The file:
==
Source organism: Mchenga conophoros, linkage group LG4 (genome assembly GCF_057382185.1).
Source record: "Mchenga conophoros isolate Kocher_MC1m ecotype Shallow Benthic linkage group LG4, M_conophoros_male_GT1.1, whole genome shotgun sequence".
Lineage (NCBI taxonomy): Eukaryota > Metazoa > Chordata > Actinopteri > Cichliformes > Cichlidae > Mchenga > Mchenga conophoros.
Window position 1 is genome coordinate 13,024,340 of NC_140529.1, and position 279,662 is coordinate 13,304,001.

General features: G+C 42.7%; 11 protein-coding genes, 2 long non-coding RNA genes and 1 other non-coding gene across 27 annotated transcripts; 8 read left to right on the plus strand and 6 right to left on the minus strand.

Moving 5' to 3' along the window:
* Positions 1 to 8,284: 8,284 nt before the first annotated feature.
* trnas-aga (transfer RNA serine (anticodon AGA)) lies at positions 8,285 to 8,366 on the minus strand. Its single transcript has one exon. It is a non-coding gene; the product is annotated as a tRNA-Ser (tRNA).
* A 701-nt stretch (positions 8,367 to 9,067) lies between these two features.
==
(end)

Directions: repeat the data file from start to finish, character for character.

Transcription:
Source organism: Mchenga conophoros, linkage group LG4 (genome assembly GCF_057382185.1).
Source record: "Mchenga conophoros isolate Kocher_MC1m ecotype Shallow Benthic linkage group LG4, M_conophoros_male_GT1.1, whole genome shotgun sequence".
Lineage (NCBI taxonomy): Eukaryota > Metazoa > Chordata > Actinopteri > Cichliformes > Cichlidae > Mchenga > Mchenga conophoros.
Window position 1 is genome coordinate 13,024,340 of NC_140529.1, and position 279,662 is coordinate 13,304,001.

General features: G+C 42.7%; 11 protein-coding genes, 2 long non-coding RNA genes and 1 other non-coding gene across 27 annotated transcripts; 8 read left to right on the plus strand and 6 right to left on the minus strand.

Moving 5' to 3' along the window:
* Positions 1 to 8,284: 8,284 nt before the first annotated feature.
* trnas-aga (transfer RNA serine (anticodon AGA)) lies at positions 8,285 to 8,366 on the minus strand. Its single transcript has one exon. It is a non-coding gene; the product is annotated as a tRNA-Ser (tRNA).
* A 701-nt stretch (positions 8,367 to 9,067) lies between these two features.